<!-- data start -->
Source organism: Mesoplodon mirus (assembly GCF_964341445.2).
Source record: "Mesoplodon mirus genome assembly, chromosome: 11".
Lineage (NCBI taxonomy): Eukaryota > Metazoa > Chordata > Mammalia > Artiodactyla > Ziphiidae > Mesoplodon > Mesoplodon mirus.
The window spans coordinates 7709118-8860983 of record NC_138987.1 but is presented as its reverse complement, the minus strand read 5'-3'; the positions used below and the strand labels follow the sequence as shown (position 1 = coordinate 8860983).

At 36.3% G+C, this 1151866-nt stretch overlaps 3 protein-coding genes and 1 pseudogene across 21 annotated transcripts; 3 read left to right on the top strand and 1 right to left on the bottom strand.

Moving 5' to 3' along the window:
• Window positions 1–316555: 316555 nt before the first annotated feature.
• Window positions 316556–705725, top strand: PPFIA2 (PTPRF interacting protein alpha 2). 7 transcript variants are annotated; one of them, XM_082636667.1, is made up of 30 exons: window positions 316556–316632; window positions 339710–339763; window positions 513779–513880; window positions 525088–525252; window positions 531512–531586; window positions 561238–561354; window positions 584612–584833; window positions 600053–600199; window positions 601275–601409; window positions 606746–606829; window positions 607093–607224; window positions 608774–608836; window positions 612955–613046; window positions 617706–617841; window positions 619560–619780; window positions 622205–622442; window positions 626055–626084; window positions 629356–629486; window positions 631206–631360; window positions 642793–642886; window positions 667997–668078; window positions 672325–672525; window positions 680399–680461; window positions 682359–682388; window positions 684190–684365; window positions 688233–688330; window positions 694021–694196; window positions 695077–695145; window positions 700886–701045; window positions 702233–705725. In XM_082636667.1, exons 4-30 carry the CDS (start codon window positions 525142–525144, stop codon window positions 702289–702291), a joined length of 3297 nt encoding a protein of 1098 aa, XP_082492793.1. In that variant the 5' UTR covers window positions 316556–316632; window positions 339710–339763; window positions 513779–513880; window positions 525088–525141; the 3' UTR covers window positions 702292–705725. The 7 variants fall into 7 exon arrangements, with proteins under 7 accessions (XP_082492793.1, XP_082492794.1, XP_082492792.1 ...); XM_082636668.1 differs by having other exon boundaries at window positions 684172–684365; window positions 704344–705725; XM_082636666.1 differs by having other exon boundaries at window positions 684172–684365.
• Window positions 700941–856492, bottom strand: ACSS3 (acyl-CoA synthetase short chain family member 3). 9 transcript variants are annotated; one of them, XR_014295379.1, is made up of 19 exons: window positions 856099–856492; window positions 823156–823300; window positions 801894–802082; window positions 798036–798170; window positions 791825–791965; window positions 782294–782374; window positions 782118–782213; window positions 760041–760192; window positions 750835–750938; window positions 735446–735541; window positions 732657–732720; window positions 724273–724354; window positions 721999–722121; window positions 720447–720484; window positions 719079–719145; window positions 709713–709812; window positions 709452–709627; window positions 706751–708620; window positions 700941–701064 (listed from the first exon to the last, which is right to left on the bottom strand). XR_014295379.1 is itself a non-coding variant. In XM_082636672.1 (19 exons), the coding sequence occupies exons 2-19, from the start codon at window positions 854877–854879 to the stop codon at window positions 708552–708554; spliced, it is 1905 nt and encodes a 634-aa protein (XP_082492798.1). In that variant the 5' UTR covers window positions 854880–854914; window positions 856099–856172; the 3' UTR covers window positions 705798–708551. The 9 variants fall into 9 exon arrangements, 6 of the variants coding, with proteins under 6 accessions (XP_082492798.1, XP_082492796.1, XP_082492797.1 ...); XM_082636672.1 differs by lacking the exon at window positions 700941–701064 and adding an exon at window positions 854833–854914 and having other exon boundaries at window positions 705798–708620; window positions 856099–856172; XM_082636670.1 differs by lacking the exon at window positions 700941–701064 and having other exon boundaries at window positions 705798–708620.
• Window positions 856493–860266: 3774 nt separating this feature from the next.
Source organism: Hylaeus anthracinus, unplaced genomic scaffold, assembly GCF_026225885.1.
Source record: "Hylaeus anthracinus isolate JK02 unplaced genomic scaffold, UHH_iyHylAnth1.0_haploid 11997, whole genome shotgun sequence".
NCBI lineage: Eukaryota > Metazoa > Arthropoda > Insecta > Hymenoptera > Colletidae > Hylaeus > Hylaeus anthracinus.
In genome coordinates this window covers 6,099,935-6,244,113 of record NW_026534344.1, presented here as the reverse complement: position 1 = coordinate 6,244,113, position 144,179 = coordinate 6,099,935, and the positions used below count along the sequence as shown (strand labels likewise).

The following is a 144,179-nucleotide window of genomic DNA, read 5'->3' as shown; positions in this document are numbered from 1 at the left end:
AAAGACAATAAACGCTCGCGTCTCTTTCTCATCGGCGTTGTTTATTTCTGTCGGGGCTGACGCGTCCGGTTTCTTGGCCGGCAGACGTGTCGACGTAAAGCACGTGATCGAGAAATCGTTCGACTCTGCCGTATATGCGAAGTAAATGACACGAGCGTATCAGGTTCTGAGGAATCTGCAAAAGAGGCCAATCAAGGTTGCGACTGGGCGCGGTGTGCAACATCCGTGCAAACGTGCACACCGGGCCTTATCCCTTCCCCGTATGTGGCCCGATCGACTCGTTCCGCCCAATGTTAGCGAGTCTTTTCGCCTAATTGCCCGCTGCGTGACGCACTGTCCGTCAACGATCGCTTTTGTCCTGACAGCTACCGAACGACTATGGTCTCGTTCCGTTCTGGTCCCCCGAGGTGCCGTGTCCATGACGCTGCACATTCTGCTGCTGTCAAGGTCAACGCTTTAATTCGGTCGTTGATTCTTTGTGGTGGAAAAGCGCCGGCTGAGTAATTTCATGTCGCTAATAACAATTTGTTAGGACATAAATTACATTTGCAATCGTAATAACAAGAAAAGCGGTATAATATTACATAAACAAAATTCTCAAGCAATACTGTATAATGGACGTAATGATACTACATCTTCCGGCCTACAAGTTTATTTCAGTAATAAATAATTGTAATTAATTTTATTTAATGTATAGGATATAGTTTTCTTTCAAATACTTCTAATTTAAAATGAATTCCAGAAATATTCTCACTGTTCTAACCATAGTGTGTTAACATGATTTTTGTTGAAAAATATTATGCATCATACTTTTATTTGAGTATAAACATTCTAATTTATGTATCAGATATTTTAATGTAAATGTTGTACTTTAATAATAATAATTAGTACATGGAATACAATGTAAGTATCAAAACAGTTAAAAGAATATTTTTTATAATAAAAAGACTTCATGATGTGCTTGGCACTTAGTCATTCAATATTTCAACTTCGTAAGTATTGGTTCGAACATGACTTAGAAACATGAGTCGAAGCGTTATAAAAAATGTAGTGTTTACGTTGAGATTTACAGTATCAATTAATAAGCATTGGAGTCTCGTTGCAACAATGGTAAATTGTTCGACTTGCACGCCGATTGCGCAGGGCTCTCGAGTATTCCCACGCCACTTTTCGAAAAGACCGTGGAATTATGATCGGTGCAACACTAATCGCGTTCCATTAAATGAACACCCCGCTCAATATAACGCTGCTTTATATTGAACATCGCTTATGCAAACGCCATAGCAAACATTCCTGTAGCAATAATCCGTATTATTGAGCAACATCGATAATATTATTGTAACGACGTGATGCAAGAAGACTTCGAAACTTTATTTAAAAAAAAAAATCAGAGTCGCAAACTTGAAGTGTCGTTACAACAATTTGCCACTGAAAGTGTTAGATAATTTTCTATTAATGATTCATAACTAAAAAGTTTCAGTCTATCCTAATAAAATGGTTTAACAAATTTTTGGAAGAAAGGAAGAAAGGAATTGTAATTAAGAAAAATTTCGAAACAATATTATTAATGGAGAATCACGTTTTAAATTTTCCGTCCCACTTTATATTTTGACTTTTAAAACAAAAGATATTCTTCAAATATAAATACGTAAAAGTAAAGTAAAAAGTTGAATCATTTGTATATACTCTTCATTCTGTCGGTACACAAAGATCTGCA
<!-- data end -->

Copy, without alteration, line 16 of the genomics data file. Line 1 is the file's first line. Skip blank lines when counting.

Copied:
AAAGACAATAAACGCTCGCGTCTCTTTCTCATCGGCGTTGTTTATTTCTGTCGGGGCTGACGCGTCCGGTTTCTTGGCCGGCAGACGTGTCGACGTAAAGCACGTGATCGAGAAATCGTTCGACTCTGCCGTATATGCGAAGTAAATGACACGAGCGTATCAGGTTCTGAGGAATCTGCAAAAGAGGCCAATCAAGGTTGCGACTGGGCGCGGTGTGCAACATCCGTGCAAACGTGCACACCGGGCCTTATCCCTTCCCCGTATGTGGCCCGATCGACTCGTTCCGCCCAATGTTAGCGAGTCTTTTCGCCTAATTGCCCGCTGCGTGACGCACTGTCCGTCAACGATCGCTTTTGTCCTGACAGCTACCGAACGACTATGGTCTCGTTCCGTTCTGGTCCCCCGAGGTGCCGTGTCCATGACGCTGCACATTCTGCTGCTGTCAAGGTCAACGCTTTAATTCGGTCGTTGATTCTTTGTGGTGGAAAAGCGCCGGCTGAGTAATTTCATGTCGCTAATAACAATTTGTTAGGACATAAATTACATTTGCAATCGTAATAACAAGAAAAGCGGTATAATATTACATAAACAAAATTCTCAAGCAATACTGTATAATGGACGTAATGATACTACATCTTCCGGCCTACAAGTTTATTTCAGTAATAAATAATTGTAATTAATTTTATTTAATGTATAGGATATAGTTTTCTTTCAAATACTTCTAATTTAAAATGAATTCCAGAAATATTCTCACTGTTCTAACCATAGTGTGTTAACATGATTTTTGTTGAAAAATATTATGCATCATACTTTTATTTGAGTATAAACATTCTAATTTATGTATCAGATATTTTAATGTAAATGTTGTACTTTAATAATAATAATTAGTACATGGAATACAATGTAAGTATCAAAACAGTTAAAAGAATATTTTTTATAATAAAAAGACTTCATGATGTGCTTGGCACTTAGTCATTCAATATTTCAACTTCGTAAGTATTGGTTCGAACATGACTTAGAAACATGAGTCGAAGCGTTATAAAAAATGTAGTGTTTACGTTGAGATTTACAGTATCAATTAATAAGCATTGGAGTCTCGTTGCAACAATGGTAAATTGTTCGACTTGCACGCCGATTGCGCAGGGCTCTCGAGTATTCCCACGCCACTTTTCGAAAAGACCGTGGAATTATGATCGGTGCAACACTAATCGCGTTCCATTAAATGAACACCCCGCTCAATATAACGCTGCTTTATATTGAACATCGCTTATGCAAACGCCATAGCAAACATTCCTGTAGCAATAATCCGTATTATTGAGCAACATCGATAATATTATTGTAACGACGTGATGCAAGAAGACTTCGAAACTTTATTTAAAAAAAAAAATCAGAGTCGCAAACTTGAAGTGTCGTTACAACAATTTGCCACTGAAAGTGTTAGATAATTTTCTATTAATGATTCATAACTAAAAAGTTTCAGTCTATCCTAATAAAATGGTTTAACAAATTTTTGGAAGAAAGGAAGAAAGGAATTGTAATTAAGAAAAATTTCGAAACAATATTATTAATGGAGAATCACGTTTTAAATTTTCCGTCCCACTTTATATTTTGACTTTTAAAACAAAAGATATTCTTCAAATATAAATACGTAAAAGTAAAGTAAAAAGTTGAATCATTTGTATATACTCTTCATTCTGTCGGTACACAAAGATCTGCA